Architecture hall has stood silent all summer, filled with no one but ghosts. And the occasional foolish grad student, which is much the same thing. Every time I walk the Link I expect to see a too-tall student sacked out on the too-short expanse of the Barcelona chairs on the second level balcony, one flip flop fallen to the floor, face hidden below a sweat-stained baseball cap. I expect to find a gaggle of forth-years on the main level, with all the tables pushed together so they can stare at someone’s misappropriated flat screen and go over the three-dimensional model of their group project, their overlapping voices echoing up to the third level, where small group of third-years gathers around the white tulip tables in the hard, curving tulip chairs to pore over some statics problem they just can’t figure out. I expect to run into professors who’ve stopped in the exact wrong spot on the mid-level landing to talk, forcing people to squeeze against the railing to get around them. There should be some misguided second-year weaving yarn in and out of the metal railings and fire sprinkler pipes in some intricate but essentially meaningless pattern as an attempt to study the manipulation of three-dimensional space. There should be sixth-years hurrying from the attic all the way down to the lowest level basement to check the project the laser-printer is spitting out and then all the way back up again, pausing only for yet another cup of coffee at the vending machines in the entry level. In the fat, square Corbusier chairs of the below-stairs lounge I expect to find an officers’ meeting for one of the half dozen student organizations which attempt, in vain, to ensure students in this college have a social life discussing studio culture or printing problems or what to put on this year’s tee-shirt, as if we all needed another. I expect the attic to be filled with the desperate punching of computer keys, the overlapping click of panicked mice, random cursing, and the muffled strains of music from dozens of different headsets, but eerily quiet for all the otherwise frenzied work going on within.
Instead the attic is dark and genuinely quiet the way only empty places can be. The Barcelona and tulip and Corbu chairs are empty. The media center and the computer lab and the wood shop stashed away in the basement are all locked up. Most of the faculty have run away for the summer, just like their students. All of the yarn sculptures and plastic bag experiments and post-it note collages have been cleared away. The Link and the Stacks are empty, the people gone.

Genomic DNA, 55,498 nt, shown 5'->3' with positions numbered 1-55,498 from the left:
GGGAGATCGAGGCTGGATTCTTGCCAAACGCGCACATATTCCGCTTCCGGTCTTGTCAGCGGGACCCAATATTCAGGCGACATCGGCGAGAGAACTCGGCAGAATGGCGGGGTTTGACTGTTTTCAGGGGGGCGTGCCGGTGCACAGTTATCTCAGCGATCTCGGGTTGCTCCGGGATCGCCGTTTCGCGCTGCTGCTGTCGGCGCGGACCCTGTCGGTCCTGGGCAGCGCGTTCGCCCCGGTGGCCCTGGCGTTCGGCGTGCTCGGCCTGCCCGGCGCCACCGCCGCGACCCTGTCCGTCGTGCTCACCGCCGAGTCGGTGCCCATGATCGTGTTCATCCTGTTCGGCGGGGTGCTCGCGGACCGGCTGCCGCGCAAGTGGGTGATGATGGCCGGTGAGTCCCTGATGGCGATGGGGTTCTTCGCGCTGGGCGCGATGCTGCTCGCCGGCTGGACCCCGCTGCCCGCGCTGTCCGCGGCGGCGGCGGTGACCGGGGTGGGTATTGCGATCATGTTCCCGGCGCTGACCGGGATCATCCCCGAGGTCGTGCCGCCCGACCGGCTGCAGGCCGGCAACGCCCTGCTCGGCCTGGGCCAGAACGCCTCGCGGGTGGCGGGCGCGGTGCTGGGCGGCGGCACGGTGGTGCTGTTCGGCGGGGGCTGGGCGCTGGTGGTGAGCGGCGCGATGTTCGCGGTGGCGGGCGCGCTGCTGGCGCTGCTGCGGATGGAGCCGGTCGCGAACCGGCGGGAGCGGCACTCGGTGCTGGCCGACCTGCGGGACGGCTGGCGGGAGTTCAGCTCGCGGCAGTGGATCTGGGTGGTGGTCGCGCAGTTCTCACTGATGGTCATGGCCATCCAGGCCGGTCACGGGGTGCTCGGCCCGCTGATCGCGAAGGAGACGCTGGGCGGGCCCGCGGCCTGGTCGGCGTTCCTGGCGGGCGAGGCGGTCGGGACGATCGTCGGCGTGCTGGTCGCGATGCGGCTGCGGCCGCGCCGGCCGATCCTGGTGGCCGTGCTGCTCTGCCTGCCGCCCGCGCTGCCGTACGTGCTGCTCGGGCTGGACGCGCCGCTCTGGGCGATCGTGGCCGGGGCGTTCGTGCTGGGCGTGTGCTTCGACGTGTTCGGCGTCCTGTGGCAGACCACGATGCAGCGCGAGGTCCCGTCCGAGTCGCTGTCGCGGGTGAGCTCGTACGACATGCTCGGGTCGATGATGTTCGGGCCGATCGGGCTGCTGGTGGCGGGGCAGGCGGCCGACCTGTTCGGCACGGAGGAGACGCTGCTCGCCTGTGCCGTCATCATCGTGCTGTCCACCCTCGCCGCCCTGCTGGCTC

But I still see them out of the corner of my eye. I still hear the echoes of their voices. I still keep a wary eye out as I round the circling stairs, watching for wayward professors. We get so used to things being a certain way, they become ingrained within us, habitual, karma. We keep expecting them to be the way they were. When they inevitably aren’t we feel as though somehow the world is wrong. Intellectually, I know it’s summer and the people are gone, but subtly it still feels like it should be otherwise. This soft sense of wrongness underlays every sight, sound, perception, and thought.
Now take that feeling and copy it a hundred fold. That’s life. That’s samsara. Nothing ever is quite the way we expect and fewer things yet are the way we want. Mostly, but not always, we want things to be as we expect because we think that makes it easier for us. It doesn't really.
But it doesn’t have to be that way. We can let go of these expectations. First we have to perceive them, all the subtle and not so subtle ways we fight against reality. Once we see them, we think to ourselves how silly that is. After all, there’s nothing actually wrong with there not being an exhausted student asleep in the Link. It just feels like there ought to be one because there usually is. When, in fact, it probably a good thing not to have exhausted students sleeping in the building. Then I can let go of that feeling of wrongness and move on without it nagging at me.
Sometimes we get angry when things aren’t the way we expect. Something ought to be this way or that way, for what we perceive as very good reasons. We feel like the world is unfair, like we’ve been cheated. Well, maybe we have and maybe not, but being angry about it certainly won’t magically make the world fair or the cheater stop cheating. That is easy to see, but most of our expectations are much more subtle than that.
Most are the ghosts of Architecture Hall, but these ghosts are my ghosts, so I’m the one who can either hold on to them or let them go.